It was to be the first therapy using audacious new technology that Bancel promised would yield dozens of drugs in the coming decade…
…But mRNA is a tricky technology. Several major pharmaceutical companies have tried and abandoned the idea, struggling to get mRNA into cells without triggering nasty side effects.
Bancel has repeatedly promised that Moderna’s new therapies will change the world, but the company has refused to publish any data on its mRNA vehicles, sparking skepticism from some scientists and a chiding from the editors of Nature.
Source: STAT News
They may have stolen the technology, but it’s unclear if they did, which explains the ongoing lawsuit.
Moderna’s response to the legal action brought against them is that they shouldn’t be the target at all — it should be the U.S. government because the vaccine was developed and was made for the government’s vaccine rollout.
Despite the backing of the U.S. government, Moderna failed to persuade a federal judge it should not have to face a patent lawsuit over its COVID-19 vaccine and that the United States should have been sued instead @blakebrittain https://t.co/3IfejzMWrm pic.twitter.com/4khzi1Arnv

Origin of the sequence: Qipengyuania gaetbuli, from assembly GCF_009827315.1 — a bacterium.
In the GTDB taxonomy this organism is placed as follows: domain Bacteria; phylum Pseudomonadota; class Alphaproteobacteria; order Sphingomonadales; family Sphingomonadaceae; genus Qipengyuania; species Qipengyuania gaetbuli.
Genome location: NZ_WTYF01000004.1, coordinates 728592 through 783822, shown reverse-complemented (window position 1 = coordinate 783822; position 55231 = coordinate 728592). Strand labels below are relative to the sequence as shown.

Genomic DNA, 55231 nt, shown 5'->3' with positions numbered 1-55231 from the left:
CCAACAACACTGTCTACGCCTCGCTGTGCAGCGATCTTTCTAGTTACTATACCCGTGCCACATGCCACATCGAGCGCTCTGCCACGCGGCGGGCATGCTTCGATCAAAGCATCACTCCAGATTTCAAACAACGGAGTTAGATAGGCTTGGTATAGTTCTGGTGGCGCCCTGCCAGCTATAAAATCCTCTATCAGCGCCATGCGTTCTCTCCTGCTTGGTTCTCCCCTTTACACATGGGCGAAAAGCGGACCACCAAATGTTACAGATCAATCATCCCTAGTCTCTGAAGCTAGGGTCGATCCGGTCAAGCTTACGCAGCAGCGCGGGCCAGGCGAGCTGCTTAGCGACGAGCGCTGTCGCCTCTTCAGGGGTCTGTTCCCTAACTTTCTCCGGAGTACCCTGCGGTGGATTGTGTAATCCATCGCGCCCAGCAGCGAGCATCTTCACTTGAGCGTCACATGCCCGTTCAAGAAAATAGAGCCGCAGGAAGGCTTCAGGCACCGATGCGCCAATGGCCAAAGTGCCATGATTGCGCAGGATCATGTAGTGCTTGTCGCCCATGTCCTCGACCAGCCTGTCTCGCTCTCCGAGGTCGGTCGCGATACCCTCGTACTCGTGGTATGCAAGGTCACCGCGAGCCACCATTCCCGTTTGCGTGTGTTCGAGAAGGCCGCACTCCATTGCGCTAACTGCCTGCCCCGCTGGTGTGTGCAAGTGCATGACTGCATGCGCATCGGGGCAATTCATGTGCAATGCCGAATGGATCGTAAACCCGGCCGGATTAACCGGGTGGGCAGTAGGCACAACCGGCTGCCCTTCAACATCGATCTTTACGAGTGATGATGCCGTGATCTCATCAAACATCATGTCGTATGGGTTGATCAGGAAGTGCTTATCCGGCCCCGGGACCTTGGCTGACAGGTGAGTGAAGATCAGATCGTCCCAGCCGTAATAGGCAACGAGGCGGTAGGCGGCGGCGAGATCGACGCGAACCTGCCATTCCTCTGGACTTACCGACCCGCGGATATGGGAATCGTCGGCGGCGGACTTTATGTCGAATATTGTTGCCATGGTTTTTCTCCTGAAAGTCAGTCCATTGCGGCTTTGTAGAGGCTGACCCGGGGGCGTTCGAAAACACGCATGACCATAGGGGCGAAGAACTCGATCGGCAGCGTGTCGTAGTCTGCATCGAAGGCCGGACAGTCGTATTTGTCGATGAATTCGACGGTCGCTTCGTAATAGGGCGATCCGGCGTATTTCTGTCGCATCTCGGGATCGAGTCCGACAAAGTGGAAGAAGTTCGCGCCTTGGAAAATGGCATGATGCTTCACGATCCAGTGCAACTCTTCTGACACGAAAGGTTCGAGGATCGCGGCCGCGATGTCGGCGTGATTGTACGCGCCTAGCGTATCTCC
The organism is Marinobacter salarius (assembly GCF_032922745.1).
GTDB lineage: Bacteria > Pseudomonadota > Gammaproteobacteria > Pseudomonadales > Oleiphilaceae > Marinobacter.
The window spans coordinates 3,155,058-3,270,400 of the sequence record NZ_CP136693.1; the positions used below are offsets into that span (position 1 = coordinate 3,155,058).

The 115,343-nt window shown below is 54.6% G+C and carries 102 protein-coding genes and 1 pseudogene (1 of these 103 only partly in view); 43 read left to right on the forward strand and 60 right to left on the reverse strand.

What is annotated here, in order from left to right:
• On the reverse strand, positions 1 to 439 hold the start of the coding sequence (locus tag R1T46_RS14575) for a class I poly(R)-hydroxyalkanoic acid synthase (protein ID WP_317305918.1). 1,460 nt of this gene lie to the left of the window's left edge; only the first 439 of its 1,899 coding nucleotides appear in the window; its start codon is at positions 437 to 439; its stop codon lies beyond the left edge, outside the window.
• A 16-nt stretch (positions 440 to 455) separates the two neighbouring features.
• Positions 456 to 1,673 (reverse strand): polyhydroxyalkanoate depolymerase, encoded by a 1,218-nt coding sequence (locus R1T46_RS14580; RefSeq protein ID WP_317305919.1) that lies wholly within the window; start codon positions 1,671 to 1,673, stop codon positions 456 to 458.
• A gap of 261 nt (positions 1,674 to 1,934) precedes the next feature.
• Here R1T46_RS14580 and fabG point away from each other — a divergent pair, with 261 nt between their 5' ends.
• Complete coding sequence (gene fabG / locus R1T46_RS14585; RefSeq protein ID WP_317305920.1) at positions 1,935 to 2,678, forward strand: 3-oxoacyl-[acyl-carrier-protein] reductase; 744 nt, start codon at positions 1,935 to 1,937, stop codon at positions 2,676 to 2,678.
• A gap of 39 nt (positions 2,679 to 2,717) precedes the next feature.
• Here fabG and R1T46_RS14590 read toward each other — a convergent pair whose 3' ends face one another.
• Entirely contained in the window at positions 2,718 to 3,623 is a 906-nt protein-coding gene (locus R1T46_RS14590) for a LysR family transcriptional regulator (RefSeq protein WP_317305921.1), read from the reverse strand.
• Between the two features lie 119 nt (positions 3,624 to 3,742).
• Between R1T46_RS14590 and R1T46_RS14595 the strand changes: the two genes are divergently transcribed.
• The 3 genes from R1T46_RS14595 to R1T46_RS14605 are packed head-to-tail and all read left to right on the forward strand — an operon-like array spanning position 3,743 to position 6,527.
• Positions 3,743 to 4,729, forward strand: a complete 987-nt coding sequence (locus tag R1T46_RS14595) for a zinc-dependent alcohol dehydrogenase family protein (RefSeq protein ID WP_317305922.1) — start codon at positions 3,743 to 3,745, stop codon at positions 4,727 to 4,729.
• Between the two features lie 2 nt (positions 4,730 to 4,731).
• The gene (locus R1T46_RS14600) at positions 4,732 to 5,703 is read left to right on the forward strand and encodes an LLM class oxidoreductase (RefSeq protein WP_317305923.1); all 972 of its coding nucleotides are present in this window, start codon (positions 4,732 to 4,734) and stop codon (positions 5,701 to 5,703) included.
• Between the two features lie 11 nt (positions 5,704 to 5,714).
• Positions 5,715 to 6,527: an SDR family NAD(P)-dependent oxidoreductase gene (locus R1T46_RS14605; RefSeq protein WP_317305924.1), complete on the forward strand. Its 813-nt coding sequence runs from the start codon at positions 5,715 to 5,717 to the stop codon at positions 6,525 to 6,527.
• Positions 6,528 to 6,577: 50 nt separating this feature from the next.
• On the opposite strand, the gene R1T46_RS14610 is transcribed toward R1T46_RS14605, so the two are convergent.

— Reuters Legal (@ReutersLegal) March 13, 2023
In a bizarre twist, the government is backing Moderna’s claim.
Moderna asked the court to dismiss the case last May. It said the United States was the proper target of the claims because the company made its vaccine for the government’s nationwide vaccination effort, citing a law that was previously used to keep patent disputes from interfering with the supply of war materials during World War One.
Goldberg first ruled against Moderna in November. He said Moderna had not yet shown that the shots were made “for the government,” and that the government may have been an “incidental beneficiary” instead.
The U.S. Justice Department said in a court filing last month that it supports Moderna’s position, arguing that the company should not be liable for shots provided under its contract with the government as part of Operation Warp Speed.